EB-2 Upgrades for India-Born Pending EB-3 Downgrades
The November 2021 Visa Bulletin shows that for India, the EB-3 Preference visa availability dates have moved back (“retrogressed”) from Jan. 1, 2014 to Jan. 15, 2012. One year ago, many India born employment-based green card applicants with EB-2 priority dates between May 15, 2011 and Jan. 1, 2015 had worked franticly with their employers to file applications with U.S. Citizenship and Immigration Services (USCIS) to “Downgrade” their EB-2 approved petitions to EB-3 in order to be eligible to file their applications for Adjustment of Status (AOS) while the window to file such applications remained open. Now, those applicants are questioning whether they can “Upgrade” back to EB-2.
The background is that historically, an applicant became eligible for a green card faster under the higher EB-2 preference category (for jobs requiring a master’s degree or bachelor’s degree and five years of experience) compared to the EB-3 preference category (for jobs that required less education or experience). However, during October 2020, EB-3 applicants with priority dates earlier than Jan. 1, 2015 were allowed to apply for Adjustment of Status, while EB-2 applicants required priority dates earlier than May 15, 2011. This was because USCIS allowed AOS applicants to use the “Filing Dates” listed in the October 2020 Visa Bulletin instead of “Final Action” dates.
Note that even after USCIS has completed its processing of the AOS application and is ready to approve the application, the green card cannot be issued unless visas are available as shown in the Final Action date of the Visa Bulleting at that time. For October 2020, the Final Action dates for India were Sept. 1, 2009 for EB-2 and Jan. 15, 2010 for EB-3. During the past year until October 2021, India Final Action dates for EB-2 continued to move forward from Sept. 1, 2009 to Sept. 1, 2011. The EB-3 Final Action dates also moved forward to Jan. 1, 2014.
However, the November 2021 Visa Bulletin shows that while the Final Action Date for India EB-2 moved forward to Dec. 1, 2011, the EB-3 date retrogressed to Jan. 15, 2012. The prediction is that the EB-3 India date will continue to retrogress.
So, if you have an EB-2 approved Petition and filed a “Downgrade” to EB-3 with an AOS application which is still in process at USCIS, can you switch it back or Upgrade to EB-2, and if so how?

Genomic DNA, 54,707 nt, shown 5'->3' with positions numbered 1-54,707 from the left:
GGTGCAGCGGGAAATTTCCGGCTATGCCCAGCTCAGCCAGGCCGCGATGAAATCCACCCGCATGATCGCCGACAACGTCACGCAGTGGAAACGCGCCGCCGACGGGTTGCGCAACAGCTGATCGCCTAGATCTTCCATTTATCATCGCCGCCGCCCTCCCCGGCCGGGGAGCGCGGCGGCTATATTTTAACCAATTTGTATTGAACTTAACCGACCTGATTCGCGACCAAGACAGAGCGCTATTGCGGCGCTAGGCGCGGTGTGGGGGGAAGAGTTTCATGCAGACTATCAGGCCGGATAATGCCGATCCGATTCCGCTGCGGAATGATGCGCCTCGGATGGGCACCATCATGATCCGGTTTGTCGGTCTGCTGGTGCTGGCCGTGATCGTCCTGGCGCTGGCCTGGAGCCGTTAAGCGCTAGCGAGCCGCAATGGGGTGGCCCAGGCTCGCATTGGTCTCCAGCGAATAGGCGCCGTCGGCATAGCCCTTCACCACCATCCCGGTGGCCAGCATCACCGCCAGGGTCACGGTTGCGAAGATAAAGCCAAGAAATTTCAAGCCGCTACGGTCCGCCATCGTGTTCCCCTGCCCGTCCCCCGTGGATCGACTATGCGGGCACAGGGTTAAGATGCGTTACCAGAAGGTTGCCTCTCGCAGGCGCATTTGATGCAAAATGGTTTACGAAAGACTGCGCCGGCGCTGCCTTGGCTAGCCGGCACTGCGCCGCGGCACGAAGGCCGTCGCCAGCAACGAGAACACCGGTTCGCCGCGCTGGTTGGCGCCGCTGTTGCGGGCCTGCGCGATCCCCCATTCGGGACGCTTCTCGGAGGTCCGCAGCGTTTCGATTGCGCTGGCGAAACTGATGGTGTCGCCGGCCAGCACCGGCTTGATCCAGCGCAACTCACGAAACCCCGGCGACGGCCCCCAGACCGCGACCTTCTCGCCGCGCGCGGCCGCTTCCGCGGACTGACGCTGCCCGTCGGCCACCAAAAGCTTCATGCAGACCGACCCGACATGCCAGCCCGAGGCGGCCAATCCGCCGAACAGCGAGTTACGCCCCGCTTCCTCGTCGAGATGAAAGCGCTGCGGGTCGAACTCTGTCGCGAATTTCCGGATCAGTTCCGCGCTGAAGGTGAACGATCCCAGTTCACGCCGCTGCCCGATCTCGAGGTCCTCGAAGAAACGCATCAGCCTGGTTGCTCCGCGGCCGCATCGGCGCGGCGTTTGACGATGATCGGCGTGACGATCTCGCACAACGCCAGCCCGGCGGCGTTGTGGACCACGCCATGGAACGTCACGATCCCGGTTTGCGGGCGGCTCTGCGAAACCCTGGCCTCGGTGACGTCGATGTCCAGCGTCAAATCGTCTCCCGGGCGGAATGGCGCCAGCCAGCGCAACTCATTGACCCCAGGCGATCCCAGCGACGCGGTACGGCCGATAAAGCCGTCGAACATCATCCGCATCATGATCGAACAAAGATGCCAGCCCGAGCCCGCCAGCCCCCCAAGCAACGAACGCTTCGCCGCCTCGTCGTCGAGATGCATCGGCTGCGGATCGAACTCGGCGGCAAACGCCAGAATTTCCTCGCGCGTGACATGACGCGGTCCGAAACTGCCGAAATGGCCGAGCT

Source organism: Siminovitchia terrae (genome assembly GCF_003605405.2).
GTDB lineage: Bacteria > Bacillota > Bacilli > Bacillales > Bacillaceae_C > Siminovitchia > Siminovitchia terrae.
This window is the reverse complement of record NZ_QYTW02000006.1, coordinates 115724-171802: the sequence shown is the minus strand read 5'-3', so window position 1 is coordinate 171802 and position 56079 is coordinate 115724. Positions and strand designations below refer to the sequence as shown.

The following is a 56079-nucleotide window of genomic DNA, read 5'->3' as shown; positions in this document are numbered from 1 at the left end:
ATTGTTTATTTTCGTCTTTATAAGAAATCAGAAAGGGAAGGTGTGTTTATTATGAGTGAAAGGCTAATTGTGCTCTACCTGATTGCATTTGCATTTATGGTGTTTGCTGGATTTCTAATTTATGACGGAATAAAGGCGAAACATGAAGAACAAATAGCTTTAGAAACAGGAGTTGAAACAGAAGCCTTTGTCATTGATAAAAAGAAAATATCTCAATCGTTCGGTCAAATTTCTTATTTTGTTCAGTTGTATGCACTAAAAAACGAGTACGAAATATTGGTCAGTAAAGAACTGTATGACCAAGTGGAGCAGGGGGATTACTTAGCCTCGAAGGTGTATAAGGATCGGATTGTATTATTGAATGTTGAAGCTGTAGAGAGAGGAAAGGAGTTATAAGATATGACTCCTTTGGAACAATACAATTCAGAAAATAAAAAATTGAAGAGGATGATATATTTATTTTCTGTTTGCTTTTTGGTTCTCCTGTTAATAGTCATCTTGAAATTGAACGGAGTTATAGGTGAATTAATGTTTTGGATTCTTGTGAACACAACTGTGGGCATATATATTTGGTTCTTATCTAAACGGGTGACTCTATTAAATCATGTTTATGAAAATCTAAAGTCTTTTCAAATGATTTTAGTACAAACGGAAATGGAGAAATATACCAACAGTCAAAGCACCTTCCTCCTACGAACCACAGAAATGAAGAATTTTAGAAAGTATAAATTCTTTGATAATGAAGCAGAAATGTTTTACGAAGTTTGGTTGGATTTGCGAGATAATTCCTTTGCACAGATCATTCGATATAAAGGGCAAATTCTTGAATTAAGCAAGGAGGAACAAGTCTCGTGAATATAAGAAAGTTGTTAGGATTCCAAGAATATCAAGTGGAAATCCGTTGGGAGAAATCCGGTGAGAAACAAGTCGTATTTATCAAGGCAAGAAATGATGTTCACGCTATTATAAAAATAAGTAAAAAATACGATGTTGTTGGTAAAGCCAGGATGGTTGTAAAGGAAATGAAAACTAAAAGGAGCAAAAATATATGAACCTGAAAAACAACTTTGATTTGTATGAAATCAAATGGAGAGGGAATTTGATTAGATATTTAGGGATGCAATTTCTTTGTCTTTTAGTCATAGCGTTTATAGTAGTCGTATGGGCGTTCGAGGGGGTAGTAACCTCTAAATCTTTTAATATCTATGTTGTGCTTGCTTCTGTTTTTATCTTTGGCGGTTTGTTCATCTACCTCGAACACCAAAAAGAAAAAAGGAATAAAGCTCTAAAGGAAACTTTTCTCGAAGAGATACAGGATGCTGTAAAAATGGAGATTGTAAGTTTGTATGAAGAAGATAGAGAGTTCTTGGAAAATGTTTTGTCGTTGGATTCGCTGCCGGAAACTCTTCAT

For now, an upgrade is advantageous if your EB-2 priority date is earlier than Dec. 1, 2011. In the coming months, it may be relevant to more applicants if the EB-2 date advances further. Predictions on how the dates will progress is a topic for another article, but there is a lot of discussion among immigration attorneys about options to utilize the EB-2 priority date. Some are suggesting that you file a new AOS application with full documentation and filing fees. Others are suggesting that you “interfile” a request to USCIS to use the EB-2 petition.
If you file a new application, USCIS will certainly accept the application. The downside is that you have to pay the filing fees all over again. Also, the new AOS application will be processed as of the date received by USCIS. You would lose any benefit from the fact that the existing application has been in process for almost a year.
The other option is to request USCIS to “Transfer” the pending AOS application from the EB-3 petition to the approved EB-2 petition. An applicant may submit a transfer request, in writing, to the USCIS office with jurisdiction over the application if eligibility can be established. Generally, no new adjustment application or filing fee is required. The concern with the Transfer request is that there is no established method for confirming that the request was received by USCIS and is in process.
You should be aware that whether you file a new AOS application or request a Transfer, you must be fully eligible for adjustment of status at the time the application or request is received by USCS. If you allowed your underlying non-immigrant status to lapse because of the pending AOS application, you may not be eligible to apply again or request the transfer. A pending AOS application is not the same as maintaining non-immigrant status. Also, an H-4 spouse who worked with employment authorization based on the AOS application (code c9) is generally no longer maintaining the H-4 status. In addition, if you traveled abroad and entered with Advance Parole, you are not in a valid non-immigrant status and may not be eligible to file the new AOS application or request a transfer. This is an important factor to keep in mind if you are planning to travel with Advance Parole. Further, a Transfer or new AOS application may impact eligibility for dependent children to maintain eligibility as children under the Child Status Protection Act. Also, impacted would be eligibility to take advantage of AC21 job portability which requires the AOS application to have been pending for more than six months. For these and other reasons, each application must be fully and individually analyzed with the assistance of an experienced immigration attorney before any action is taken.
Dilip Patel of Buchanan Ingersoll & Rooney PC, a board-certified expert on immigration law, can be reached at (813) 222-1120 or email email@example.com